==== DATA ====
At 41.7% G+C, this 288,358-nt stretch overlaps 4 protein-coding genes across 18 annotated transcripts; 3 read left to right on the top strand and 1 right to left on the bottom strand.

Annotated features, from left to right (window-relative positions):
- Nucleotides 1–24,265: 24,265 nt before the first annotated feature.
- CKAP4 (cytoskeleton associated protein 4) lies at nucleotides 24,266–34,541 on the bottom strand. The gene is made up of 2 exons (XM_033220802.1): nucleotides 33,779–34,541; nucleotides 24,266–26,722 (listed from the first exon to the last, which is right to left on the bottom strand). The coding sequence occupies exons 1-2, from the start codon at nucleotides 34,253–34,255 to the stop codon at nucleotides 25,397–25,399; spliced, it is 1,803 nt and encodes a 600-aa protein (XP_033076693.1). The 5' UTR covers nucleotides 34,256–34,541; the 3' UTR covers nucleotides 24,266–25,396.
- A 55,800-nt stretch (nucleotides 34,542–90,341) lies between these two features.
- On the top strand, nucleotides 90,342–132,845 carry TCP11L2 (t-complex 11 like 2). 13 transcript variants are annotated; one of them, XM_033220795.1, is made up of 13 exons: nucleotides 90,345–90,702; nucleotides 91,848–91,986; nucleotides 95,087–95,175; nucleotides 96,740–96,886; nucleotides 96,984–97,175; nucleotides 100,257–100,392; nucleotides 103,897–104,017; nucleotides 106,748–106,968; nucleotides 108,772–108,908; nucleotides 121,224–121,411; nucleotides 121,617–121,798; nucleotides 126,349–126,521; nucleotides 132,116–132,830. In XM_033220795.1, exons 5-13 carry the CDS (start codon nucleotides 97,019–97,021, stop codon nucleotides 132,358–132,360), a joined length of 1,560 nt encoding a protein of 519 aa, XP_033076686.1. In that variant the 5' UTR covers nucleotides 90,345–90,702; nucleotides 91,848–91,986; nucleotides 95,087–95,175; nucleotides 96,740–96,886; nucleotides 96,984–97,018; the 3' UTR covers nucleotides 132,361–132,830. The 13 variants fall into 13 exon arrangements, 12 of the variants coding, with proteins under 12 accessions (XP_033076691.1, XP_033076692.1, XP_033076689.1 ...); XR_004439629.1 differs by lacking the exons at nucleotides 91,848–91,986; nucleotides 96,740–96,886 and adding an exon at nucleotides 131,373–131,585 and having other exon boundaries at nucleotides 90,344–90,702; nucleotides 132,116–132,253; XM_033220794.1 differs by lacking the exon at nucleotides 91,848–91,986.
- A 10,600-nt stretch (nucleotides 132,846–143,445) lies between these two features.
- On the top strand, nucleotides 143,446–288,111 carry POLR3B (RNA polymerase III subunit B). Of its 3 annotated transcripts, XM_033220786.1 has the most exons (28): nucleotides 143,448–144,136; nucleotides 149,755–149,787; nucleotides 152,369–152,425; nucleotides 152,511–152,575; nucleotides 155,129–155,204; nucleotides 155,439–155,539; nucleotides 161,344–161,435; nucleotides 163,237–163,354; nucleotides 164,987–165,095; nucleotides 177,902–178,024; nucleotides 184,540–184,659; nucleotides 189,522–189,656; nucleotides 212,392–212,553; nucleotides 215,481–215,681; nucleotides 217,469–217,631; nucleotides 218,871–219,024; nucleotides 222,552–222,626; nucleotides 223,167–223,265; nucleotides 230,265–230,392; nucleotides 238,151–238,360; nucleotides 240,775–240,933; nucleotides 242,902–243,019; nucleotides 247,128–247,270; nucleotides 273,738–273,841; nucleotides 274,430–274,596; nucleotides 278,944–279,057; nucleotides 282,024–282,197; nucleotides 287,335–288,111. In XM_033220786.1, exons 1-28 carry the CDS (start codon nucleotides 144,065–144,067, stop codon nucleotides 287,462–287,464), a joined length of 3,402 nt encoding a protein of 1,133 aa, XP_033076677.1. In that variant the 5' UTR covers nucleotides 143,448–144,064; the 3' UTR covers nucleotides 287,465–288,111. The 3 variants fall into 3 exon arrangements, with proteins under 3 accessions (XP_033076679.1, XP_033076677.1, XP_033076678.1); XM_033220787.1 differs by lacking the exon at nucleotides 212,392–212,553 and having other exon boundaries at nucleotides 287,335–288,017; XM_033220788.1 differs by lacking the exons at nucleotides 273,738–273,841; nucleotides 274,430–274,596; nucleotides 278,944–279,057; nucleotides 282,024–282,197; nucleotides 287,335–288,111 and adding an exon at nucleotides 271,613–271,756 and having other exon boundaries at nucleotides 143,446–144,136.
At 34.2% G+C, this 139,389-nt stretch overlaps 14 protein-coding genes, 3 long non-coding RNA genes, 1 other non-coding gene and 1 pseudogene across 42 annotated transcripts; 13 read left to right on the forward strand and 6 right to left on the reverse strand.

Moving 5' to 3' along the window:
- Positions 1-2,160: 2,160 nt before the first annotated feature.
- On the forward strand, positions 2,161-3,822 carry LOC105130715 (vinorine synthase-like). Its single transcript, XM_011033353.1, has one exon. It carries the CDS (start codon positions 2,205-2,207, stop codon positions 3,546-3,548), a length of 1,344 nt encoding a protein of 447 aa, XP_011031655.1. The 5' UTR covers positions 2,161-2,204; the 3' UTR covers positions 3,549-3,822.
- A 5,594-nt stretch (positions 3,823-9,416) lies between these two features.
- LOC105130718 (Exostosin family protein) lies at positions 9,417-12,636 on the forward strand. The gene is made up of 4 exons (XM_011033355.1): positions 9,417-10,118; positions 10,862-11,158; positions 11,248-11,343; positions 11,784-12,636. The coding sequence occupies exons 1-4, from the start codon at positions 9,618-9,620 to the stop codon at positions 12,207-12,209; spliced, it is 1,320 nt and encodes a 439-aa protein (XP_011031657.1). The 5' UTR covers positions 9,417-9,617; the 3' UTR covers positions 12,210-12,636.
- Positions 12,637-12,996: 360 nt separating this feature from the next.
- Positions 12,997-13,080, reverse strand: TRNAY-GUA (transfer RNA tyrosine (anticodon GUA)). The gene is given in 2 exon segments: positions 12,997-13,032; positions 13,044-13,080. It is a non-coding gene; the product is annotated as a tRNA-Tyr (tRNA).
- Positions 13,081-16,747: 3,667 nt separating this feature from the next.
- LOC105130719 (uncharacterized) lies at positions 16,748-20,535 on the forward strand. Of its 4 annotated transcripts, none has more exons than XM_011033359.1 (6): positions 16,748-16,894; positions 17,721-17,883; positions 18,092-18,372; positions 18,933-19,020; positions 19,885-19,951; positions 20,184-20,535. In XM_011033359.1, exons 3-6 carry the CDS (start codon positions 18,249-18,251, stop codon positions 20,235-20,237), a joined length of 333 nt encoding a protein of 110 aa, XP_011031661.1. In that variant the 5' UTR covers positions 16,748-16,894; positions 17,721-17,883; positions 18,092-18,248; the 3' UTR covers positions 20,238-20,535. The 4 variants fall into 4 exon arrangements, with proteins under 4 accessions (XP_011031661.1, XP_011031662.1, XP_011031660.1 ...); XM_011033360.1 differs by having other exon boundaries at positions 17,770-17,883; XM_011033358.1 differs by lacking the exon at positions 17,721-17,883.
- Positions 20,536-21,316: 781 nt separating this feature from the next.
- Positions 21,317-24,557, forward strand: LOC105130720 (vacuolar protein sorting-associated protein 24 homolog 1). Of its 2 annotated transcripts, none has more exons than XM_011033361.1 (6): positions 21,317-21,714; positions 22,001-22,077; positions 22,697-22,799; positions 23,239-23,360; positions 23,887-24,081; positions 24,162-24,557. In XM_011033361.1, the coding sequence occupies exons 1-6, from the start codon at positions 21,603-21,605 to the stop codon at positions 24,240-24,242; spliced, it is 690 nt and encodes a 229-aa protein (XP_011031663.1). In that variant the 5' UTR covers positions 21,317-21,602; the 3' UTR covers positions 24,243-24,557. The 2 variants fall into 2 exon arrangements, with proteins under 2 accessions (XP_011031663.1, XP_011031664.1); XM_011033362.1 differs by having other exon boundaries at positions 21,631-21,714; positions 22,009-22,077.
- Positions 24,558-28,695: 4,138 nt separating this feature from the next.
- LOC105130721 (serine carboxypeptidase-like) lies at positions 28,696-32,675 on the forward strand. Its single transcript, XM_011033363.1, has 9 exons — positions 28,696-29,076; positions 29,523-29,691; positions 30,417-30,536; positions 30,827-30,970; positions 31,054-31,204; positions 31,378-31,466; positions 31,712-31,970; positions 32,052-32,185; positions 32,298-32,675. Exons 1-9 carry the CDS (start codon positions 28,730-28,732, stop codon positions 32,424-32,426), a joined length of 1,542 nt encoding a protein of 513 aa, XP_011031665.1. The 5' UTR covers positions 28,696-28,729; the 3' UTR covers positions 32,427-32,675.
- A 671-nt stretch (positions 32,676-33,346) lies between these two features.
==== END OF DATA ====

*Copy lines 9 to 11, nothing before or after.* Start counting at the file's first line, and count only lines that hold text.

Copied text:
At 34.2% G+C, this 139,389-nt stretch overlaps 14 protein-coding genes, 3 long non-coding RNA genes, 1 other non-coding gene and 1 pseudogene across 42 annotated transcripts; 13 read left to right on the forward strand and 6 right to left on the reverse strand.

Moving 5' to 3' along the window:
- Positions 1-2,160: 2,160 nt before the first annotated feature.